30 January 2013

Namibia: 'People Hungry for Homes'

ONE in three families in Windhoek have to live in shacks because of the city's housing backlog and residents' struggle to afford homes of their own.

About 30 000 people working in the capital currently live in these conditions, FNB Namibia's manager for research and competitor intelligence, Namene Kalili, said yesterday.

The situation has deteriorated drastically since Independence when only 4% of Windhoek's residents had to call shacks their home. Twenty-two years later, about 33% of working Windhoekers have a shack roof over their heads, Kalili said.

It's not just Windhoek residents who suffer. In urban centres throughout Namibia, about 110 000 income-earning households have to live in informal settlements, Kalili said.

The capital's problem is a double-edged sword: the municipality can't deliver serviced land quickly enough and house prices in the city have skyrocketed. Median houses prices in Windhoek have catapulted 92% over the past five years, Kalili said - significantly higher than the Namibian average of 50%.

Windhoek needs 300 new houses a month to keep up with its growing population, he said.

Getting a house, though, is one thing. Being able to buy it, is another.

Windhoek's median house price, the price most commonly used to compare real estate prices in different markets, is N$720 000. But about 97% of buyers can't afford a house of more than N$400 000, Kalili said.

When FNB Namibia started tracking house prices in 2007, between 50% and 60% of houses on the market in Windhoek were selling for N$400 000, Kalili said. "Today it's difficult to get a house under N$1 million."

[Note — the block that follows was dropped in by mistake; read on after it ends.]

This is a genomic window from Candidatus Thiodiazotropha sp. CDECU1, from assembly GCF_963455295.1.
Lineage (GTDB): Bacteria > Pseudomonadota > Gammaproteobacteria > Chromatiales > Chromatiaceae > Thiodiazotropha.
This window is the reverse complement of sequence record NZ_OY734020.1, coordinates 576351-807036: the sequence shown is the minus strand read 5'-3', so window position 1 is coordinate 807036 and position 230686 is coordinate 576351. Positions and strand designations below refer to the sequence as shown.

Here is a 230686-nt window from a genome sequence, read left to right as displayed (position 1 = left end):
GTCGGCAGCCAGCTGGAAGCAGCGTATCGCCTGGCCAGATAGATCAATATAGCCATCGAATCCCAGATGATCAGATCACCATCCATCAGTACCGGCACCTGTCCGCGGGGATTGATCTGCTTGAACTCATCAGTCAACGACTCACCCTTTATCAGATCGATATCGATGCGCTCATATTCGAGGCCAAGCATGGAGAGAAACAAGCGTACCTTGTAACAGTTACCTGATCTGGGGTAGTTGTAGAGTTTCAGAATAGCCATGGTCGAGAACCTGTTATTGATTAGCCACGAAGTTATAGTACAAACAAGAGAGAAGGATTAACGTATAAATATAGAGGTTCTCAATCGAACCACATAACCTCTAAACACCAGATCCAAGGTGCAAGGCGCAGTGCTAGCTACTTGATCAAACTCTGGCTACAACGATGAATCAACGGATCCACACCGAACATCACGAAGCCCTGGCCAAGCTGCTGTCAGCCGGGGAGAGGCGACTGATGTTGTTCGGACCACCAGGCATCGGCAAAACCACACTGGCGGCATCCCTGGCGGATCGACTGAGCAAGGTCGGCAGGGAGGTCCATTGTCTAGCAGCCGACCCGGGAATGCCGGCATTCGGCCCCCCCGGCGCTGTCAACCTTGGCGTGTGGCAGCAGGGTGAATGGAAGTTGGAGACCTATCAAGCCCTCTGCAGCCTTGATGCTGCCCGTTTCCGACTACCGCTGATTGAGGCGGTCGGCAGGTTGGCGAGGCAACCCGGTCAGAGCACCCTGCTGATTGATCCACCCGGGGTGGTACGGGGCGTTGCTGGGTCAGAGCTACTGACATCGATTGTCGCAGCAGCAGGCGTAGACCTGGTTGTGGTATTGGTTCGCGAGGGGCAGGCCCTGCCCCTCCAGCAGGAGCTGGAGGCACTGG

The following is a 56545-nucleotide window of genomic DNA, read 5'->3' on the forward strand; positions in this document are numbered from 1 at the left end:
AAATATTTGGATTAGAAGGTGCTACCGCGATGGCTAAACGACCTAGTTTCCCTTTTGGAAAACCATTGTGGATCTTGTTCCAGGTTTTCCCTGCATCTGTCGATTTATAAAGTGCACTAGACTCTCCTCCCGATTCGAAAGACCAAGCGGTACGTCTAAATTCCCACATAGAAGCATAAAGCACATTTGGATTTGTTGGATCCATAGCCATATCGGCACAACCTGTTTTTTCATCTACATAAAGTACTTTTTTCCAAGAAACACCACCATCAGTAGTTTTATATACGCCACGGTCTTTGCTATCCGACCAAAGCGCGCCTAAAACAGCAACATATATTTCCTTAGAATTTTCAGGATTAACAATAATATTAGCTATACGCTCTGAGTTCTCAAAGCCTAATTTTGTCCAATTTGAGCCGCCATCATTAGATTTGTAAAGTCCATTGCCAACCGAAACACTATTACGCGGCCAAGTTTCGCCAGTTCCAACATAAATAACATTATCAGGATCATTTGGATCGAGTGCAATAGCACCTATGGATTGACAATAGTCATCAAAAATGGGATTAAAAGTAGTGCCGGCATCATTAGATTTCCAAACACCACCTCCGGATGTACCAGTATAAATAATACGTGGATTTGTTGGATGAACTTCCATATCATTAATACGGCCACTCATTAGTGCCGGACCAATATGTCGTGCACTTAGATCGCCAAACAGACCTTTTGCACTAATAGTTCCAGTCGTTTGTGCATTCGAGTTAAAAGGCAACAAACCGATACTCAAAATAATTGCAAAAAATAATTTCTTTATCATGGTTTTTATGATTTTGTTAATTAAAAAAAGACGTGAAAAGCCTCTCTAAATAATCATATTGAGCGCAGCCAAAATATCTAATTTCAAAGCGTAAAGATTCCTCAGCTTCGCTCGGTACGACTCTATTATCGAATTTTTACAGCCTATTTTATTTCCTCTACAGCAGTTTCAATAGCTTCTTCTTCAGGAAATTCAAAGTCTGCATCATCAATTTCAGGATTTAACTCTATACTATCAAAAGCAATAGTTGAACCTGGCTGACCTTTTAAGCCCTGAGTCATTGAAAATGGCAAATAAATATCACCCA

According to FNB Namibia's latest available data, the median price for a small house in central Namibia last September was N$247 167. The median price for a medium-sized house was N$582 667, and about N$1,3 million for a large house.

House prices in central Namibia have escalated by 38% over the past year, Kalili said.

The FNB House Price Index moved sideways in September, as more properties at Omeya, Elisenheim and Okahandja became available in the middle- to high-income market.

"Increased housing delivery has been concentrated in the middle- to upper-price segment which accounts for 7% of the housing backlog," Kalili said.

However, this market is becoming "saturated", he said, adding that properties are taking a lot longer to sell, on average staying in the market for 104 days before eventually selling below the asking price.

"Therefore supply may begin to shift towards the lower price segment, where the bulk of the demand sits, resulting in relatively more stable house prices."

However, house hunters shouldn't expect relief soon. "Given the short run supply inelasticity of housing this transition could take up to three years," Kalili said.

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